- Case report
- Open Access
- Open Peer Review
Hyperkalemia and acute kidney failure associated with preoperative uterine artery embolization for a large uterine fibroid: a case report
Journal of Medical Case Reportsvolume 10, Article number: 306 (2016)
Preoperative uterine artery embolization has been shown to help reduce blood loss, with few complications. Most reports indicated that uterine artery embolization is safe for uterine fibrosis; the occurrence of hyperkalemia and acute kidney failure as complications of preoperative uterine artery embolization has not been reported previously. Here we report the occurrence of hyperkalemia and acute kidney failure after preoperative uterine artery embolization for a large uterine fibroid. To the best of our knowledge, this is the first report on the occurrence of hyperkalemia and acute kidney failure after preoperative uterine artery embolization.
A 48-year-old Japanese woman presented to our hospital complaining of compression in her abdomen and an abdominal mass. Magnetic resonance imaging showed a large uterine fibroid measuring 37.5×27×13.5 cm. Therefore, we planned preoperative uterine artery embolization to help reduce blood loss. However, hyperkalemia and acute kidney failure occurred owing to the development of necrotic tissue after uterine artery embolization; therefore, emergency total abdominal hysterectomy and bilateral salpingo-oophorectomy were performed. She experienced 105 g of blood loss intraoperatively. The weight of her uterus was 10.8 kg and the volume was 9964 cm3, with extensive necrotic tissue. Her hyperkalemia and kidney failure resolved after the surgery.
We reported the occurrence of serious complications, including hyperkalemia and acute kidney failure, after preoperative uterine artery embolization for a large uterine fibroid.
Uterine artery embolization (UAE) for the treatment of uterine fibroids was first reported in 1995 , and since then, many reports [2–15] have described the risks and benefits of UAE. Some reports [12–15] stated that preoperative UAE can help reduce bleeding, and most reports indicated that UAE is safe for uterine fibroid. David et al.  reported that patients undergoing a hysterectomy with a uterine weight of more than 1000 g have a significantly higher risk of perioperative complications and are at greater risk of requiring a blood transfusion. David and Kröncke  also reported that only two of the three patients with myomata weighing more than 1100 g were able to avoid blood transfusion, because of preoperative UAE. The occurrence of hyperkalemia and acute kidney failure as complications of preoperative UAE has not been reported previously. Here we report the occurrence of hyperkalemia and acute kidney failure after preoperative UAE for a large uterine fibroid. To our knowledge, this is the first report on the occurrence of hyperkalemia and acute kidney failure after preoperative UAE.
A 48-year-old Japanese woman with a medical history of multiple sclerosis presented to our hospital complaining of compression in her abdomen and an abdominal mass. Magnetic resonance imaging revealed a uterine fibroid measuring 37.5×27×13.5 cm along with some small fibroids (Figs. 1 and 2). We planned total abdominal hysterectomy and bilateral salpingo-oophorectomy 3 days after UAE.
Embolization of her bilateral uterine arteries and selective embolization of her left bladder artery were performed using a gelatin sponge (Figs. 3 and 4), because her left bladder artery (Fig. 3, arrow) supplied the uterine fibroid. However, 12 hours after embolization, she experienced cold sweats and vomiting, and 15 hours after embolization, hyperkalemia was noted on venous blood analysis and acute kidney failure was identified (Table 1). Arterial blood gas analysis showed compensated metabolic acidosis: pH, 7.368; partial pressure of carbon dioxide (pCO2), 27.3 mmHg; base excess, −8.2; and bicarbonate (HCO3), 15.4 mmol/L. Glucose-insulin therapy was administered; however, it was not successful in resolving her condition. She then received continuous hemodiafiltration in our intensive care unit; however, her hyperkalemia and kidney failure did not improve. Therefore, she underwent emergency surgery. Total abdominal hysterectomy and bilateral salpingo-oophorectomy were performed, and her intraoperative blood loss was 105 g (Figs. 5, 6, and 7). The weight of her uterus was 10.8 kg and the volume was 9964 cm3. The volume was calculated using the formula: volume = length (cm) × width (cm) × diameter (cm) × 0.5233 (Fig. 8). She underwent autotransfusion (800 mL) and received 1200 mL of packed red blood cells. Her uterus had necrotic tissue, and the pathological finding was uterine fibrosis with necrosis (Figs. 9 and 10). Following surgery, her hyperkalemia and kidney failure resolved.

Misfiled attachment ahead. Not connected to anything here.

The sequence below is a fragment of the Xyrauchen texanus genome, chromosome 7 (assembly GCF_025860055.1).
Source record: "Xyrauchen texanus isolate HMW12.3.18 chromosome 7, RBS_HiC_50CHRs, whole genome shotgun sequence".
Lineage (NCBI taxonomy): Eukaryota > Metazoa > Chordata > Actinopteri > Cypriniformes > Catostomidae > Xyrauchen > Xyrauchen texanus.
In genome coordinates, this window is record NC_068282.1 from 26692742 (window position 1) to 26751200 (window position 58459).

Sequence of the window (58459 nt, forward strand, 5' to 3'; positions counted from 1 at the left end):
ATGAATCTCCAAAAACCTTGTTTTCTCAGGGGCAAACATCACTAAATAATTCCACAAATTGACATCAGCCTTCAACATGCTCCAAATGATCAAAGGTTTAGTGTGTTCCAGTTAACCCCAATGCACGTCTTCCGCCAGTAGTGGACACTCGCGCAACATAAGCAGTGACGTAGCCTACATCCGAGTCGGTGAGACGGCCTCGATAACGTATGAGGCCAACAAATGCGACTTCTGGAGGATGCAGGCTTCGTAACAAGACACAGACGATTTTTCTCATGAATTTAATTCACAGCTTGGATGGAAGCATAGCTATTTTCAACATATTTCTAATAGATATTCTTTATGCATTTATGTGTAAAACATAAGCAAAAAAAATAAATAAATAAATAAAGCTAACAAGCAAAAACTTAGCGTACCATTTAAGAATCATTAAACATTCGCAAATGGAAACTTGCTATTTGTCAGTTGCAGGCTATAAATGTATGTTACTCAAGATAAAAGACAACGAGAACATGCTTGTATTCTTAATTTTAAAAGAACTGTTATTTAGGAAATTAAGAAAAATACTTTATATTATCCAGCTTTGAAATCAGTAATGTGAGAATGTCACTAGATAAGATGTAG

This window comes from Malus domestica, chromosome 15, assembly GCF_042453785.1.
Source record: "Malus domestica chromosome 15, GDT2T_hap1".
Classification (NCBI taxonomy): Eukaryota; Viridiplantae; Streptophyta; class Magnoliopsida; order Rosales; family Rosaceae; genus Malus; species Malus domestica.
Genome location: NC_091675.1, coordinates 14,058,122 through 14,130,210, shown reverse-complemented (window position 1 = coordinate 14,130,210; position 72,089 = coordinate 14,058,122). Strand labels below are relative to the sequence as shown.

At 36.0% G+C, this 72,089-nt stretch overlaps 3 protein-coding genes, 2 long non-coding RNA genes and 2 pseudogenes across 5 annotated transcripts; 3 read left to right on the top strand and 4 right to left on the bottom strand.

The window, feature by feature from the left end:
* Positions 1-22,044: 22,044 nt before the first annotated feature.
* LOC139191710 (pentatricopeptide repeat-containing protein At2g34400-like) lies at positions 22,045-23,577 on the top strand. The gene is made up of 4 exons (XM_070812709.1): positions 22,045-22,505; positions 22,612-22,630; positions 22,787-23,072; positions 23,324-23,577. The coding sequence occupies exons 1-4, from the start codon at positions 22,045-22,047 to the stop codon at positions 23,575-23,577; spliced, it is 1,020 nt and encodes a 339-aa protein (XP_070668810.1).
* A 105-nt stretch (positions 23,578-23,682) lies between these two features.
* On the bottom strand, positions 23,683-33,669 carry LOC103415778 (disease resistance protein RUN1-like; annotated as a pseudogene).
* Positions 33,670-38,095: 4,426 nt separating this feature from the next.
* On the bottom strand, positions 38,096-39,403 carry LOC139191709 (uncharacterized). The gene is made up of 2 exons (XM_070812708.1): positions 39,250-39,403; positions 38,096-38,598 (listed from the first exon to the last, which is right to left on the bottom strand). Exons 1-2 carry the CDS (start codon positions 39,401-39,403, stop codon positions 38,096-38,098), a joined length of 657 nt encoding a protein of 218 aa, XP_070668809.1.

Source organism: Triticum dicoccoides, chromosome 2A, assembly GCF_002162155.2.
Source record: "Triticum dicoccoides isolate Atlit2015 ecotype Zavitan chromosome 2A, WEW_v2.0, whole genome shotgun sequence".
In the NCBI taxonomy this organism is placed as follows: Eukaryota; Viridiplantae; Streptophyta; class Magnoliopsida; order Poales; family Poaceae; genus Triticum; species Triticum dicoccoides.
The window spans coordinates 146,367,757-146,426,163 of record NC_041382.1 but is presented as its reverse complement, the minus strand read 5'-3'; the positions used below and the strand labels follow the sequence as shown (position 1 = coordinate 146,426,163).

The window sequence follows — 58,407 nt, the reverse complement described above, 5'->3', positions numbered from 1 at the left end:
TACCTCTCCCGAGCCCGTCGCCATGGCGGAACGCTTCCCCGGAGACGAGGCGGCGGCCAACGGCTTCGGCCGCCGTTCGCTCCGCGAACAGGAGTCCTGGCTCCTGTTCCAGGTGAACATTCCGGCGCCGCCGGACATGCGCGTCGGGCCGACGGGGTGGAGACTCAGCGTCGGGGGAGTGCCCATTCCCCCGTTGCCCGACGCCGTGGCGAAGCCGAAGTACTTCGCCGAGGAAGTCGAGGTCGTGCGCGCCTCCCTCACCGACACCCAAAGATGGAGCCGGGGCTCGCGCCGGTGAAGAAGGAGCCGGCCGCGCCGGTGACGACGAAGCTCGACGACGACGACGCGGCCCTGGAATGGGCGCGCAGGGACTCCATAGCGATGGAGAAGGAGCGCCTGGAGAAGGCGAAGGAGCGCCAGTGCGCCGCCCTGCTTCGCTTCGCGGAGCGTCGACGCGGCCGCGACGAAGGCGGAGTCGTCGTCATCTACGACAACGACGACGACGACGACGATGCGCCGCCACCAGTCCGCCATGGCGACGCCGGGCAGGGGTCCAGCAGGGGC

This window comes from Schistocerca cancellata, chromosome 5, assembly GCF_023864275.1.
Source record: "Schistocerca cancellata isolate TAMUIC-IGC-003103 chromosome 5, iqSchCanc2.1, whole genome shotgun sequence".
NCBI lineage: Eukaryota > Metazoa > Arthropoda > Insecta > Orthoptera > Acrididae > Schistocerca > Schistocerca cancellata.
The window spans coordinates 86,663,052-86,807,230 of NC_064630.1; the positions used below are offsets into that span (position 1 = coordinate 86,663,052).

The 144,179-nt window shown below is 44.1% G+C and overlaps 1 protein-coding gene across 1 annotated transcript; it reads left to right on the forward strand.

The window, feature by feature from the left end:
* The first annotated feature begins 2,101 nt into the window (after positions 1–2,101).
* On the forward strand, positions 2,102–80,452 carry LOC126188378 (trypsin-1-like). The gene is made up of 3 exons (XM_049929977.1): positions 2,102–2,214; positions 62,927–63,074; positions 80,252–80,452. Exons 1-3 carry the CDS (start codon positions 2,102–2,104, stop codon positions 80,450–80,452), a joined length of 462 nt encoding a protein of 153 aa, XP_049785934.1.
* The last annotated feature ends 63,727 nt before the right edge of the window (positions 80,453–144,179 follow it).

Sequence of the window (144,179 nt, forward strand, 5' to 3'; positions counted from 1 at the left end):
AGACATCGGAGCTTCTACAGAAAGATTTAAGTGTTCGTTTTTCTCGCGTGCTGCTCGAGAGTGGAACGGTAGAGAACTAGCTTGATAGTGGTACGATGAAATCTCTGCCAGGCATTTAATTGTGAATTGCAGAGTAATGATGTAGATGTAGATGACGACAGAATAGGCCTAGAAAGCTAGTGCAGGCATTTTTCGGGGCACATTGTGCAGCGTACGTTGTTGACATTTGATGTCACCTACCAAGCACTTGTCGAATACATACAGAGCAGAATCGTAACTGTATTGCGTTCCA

Previous reports [2–15] mentioned that most women who underwent UAE for uterine fibroids were satisfied with the clinical outcome and had few complications. Although complications have been reported after UAE, hyperkalemia and kidney failure have not been reported previously.
The complication rate associated with UAE has been reported to be very low, and most complications have been found to be transient . The most serious complication associated with UAE is endometritis/uterine infection, with a reported incidence of approximately 2 % [2–4]; however, the associated morbidity rate was found to be very low . Complications following UAE can be classified into immediate (peri-procedure), early (within 30 days), and late (beyond 30 days) complications . Most immediate complications are local complications, such as hematoma, arterial thrombosis, dissection, and pseudoaneurysm, and other complications include spasm and non-target embolization . Non-target embolization is relatively rare, and it does not occur if a good technique is used . Most early complications are associated with post-embolization syndrome and include pain, nausea, fever, and malaise, and other complications are rare . Most complications of UAE have been shown to occur more than 30 days after the procedure . Late complications include vaginal discharge, fibroid expulsion and impaction, infection, amenorrhea, and sexual dysfunction . The rate of hysterectomy subsequent to UAE ranges from 0.25 to 1.6 % [2–4]. Uterine necrosis is a rare complication after UAE, and it necessitates hysterectomy and treatment with antibiotics to prevent bacteremia, sepsis, and death [2, 6]. In our case, we believe that the uterine fibroids became necrotic following UAE and the necrotic tissue caused hyperkalemia and acute kidney failure. Some reports have mentioned that patients with a septic uterus required urgent surgery 7 or more days after the initial procedure [2, 6]. However, in our case, necrotic tissue caused serious complications and necessitated surgical intervention within 48 hours. In addition, our patient needed a blood transfusion in spite of the small intraoperative blood loss; we think a blood transfusion was needed because after UAE the necrotic uterine fibroids lost blood.